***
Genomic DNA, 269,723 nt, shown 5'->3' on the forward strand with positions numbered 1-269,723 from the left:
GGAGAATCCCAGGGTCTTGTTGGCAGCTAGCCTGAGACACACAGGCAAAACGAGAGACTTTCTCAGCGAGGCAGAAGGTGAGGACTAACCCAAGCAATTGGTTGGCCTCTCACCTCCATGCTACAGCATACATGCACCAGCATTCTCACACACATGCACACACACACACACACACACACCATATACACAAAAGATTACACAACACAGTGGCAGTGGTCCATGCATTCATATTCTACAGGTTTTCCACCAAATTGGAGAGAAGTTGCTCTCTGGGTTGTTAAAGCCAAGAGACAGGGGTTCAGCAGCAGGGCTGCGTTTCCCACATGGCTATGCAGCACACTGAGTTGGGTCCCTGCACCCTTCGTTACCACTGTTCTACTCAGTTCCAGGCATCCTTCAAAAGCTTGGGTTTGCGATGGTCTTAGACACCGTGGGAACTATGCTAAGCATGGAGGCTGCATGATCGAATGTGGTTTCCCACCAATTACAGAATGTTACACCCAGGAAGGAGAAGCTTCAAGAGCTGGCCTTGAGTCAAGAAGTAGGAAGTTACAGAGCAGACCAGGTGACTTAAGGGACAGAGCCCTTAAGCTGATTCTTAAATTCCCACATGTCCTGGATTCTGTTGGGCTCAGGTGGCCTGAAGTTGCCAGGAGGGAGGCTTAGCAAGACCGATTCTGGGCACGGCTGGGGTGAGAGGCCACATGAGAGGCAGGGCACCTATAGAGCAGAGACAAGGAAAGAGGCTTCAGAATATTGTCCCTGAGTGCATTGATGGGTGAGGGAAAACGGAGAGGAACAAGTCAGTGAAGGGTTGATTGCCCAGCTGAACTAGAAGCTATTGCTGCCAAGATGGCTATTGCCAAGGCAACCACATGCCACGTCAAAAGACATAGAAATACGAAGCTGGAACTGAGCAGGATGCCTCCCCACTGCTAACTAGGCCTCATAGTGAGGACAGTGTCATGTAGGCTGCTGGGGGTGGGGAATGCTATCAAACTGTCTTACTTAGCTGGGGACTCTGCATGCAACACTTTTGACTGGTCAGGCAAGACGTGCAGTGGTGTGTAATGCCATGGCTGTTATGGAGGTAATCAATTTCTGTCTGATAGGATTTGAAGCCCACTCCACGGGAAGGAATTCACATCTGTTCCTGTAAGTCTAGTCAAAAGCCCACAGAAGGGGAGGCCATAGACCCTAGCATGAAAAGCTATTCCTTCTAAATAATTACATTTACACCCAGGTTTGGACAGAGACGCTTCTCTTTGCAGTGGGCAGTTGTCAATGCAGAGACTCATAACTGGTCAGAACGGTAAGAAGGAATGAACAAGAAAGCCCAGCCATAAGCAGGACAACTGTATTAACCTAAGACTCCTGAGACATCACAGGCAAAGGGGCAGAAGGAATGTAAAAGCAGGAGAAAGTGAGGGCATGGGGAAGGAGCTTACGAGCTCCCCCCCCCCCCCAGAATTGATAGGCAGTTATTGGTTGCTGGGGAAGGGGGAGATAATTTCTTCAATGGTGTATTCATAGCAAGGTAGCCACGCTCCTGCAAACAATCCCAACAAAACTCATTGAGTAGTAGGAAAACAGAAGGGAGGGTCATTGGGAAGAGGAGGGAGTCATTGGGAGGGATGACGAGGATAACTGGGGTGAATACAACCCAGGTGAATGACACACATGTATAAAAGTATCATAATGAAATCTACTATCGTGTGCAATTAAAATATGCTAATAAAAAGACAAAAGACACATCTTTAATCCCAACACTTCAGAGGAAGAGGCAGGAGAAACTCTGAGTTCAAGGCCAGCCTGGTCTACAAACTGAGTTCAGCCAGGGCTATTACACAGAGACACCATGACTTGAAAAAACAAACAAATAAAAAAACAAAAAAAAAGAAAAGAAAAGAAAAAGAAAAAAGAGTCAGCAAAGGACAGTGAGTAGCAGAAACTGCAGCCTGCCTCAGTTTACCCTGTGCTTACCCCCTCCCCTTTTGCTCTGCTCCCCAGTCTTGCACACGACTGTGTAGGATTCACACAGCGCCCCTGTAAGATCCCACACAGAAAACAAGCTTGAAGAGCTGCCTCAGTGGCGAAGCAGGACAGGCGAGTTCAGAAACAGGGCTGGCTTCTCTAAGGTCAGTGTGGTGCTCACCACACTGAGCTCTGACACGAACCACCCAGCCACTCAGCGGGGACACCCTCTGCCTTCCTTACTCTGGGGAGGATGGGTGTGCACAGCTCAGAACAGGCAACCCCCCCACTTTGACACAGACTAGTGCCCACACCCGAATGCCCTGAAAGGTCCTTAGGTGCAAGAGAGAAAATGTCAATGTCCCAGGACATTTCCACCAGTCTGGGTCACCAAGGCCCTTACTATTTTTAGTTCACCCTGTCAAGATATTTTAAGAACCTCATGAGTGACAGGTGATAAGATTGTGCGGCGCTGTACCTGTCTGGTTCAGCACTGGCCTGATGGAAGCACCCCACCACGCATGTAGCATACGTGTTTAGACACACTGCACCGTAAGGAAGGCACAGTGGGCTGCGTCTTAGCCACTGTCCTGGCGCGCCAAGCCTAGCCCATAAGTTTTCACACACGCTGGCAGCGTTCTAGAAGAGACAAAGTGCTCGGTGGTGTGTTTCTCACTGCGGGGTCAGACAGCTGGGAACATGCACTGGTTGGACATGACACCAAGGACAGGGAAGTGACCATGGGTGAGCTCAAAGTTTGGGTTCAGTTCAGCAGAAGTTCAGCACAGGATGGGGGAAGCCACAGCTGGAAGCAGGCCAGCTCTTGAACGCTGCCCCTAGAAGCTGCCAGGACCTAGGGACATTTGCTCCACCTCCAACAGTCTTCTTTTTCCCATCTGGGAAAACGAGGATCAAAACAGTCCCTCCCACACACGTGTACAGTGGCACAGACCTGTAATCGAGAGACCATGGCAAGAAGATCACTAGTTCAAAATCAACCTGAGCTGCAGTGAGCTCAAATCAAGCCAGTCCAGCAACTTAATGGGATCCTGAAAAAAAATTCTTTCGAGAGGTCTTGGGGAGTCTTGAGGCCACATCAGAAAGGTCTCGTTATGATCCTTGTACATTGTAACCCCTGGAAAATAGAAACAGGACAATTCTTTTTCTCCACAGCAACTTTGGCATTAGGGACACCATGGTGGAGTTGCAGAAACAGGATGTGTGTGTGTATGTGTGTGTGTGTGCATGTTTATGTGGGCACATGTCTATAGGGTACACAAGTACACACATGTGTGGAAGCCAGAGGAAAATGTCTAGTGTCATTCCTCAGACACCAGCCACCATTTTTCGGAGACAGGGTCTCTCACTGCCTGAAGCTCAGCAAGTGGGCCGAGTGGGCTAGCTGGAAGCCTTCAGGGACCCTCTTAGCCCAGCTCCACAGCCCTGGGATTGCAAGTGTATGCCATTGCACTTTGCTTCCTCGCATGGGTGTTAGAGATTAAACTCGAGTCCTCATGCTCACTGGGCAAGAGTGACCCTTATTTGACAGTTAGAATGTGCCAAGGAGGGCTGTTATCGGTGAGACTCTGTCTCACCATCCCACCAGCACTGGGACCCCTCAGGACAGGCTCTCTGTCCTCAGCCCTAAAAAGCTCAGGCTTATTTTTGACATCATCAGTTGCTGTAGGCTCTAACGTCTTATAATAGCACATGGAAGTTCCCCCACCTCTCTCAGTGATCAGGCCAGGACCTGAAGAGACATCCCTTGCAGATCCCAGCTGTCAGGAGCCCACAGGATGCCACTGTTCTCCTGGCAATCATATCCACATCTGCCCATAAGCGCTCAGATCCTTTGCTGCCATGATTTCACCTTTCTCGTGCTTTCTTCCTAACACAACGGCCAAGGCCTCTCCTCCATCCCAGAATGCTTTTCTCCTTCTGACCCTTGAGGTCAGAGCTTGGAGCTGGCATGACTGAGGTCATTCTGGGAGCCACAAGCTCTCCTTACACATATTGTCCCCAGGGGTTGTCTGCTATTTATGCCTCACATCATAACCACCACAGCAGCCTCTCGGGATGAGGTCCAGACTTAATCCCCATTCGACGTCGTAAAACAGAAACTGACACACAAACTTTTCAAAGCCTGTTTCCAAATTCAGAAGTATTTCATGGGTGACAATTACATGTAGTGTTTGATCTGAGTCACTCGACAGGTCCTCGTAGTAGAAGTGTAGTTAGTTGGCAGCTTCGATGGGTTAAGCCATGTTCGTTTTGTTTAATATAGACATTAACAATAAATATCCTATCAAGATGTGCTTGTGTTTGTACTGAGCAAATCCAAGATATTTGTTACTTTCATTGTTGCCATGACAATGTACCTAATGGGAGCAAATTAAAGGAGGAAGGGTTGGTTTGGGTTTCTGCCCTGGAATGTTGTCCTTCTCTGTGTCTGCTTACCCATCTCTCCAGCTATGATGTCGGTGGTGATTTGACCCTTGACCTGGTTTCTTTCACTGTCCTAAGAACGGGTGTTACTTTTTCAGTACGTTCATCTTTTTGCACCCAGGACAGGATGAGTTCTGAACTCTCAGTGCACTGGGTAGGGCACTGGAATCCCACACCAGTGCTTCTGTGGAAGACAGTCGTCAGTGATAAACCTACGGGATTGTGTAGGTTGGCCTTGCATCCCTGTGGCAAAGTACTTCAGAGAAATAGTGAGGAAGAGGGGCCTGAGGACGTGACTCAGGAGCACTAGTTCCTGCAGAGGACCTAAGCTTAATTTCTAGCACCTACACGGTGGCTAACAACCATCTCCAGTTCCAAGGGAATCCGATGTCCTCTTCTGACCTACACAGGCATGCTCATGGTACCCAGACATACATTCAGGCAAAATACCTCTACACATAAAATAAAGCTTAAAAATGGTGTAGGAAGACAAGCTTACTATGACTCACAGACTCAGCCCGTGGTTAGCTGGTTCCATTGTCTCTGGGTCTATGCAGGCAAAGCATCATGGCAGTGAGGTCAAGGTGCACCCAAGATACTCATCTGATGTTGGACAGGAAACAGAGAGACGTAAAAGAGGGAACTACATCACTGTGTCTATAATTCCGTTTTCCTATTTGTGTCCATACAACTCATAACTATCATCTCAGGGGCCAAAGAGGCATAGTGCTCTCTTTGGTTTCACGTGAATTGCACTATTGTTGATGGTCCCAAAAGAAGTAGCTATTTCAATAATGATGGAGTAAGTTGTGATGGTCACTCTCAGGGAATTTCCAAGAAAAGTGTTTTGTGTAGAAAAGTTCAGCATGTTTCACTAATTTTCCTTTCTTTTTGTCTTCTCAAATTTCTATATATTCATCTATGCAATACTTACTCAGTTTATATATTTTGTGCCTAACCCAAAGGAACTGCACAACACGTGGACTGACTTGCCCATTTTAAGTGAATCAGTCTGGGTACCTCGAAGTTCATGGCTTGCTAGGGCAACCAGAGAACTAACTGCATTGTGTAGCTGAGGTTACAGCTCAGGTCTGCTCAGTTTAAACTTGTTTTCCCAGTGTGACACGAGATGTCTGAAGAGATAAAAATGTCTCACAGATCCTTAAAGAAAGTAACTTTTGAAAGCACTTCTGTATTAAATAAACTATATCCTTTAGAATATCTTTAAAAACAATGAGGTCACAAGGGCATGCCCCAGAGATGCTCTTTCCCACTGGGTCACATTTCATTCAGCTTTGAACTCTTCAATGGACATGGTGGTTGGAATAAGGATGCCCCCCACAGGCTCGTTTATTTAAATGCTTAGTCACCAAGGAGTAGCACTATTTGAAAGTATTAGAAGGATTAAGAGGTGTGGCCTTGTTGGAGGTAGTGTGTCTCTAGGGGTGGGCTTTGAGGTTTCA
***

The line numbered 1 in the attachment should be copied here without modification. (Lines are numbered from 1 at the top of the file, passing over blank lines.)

Genomic DNA, 269,723 nt, shown 5'->3' on the forward strand with positions numbered 1-269,723 from the left: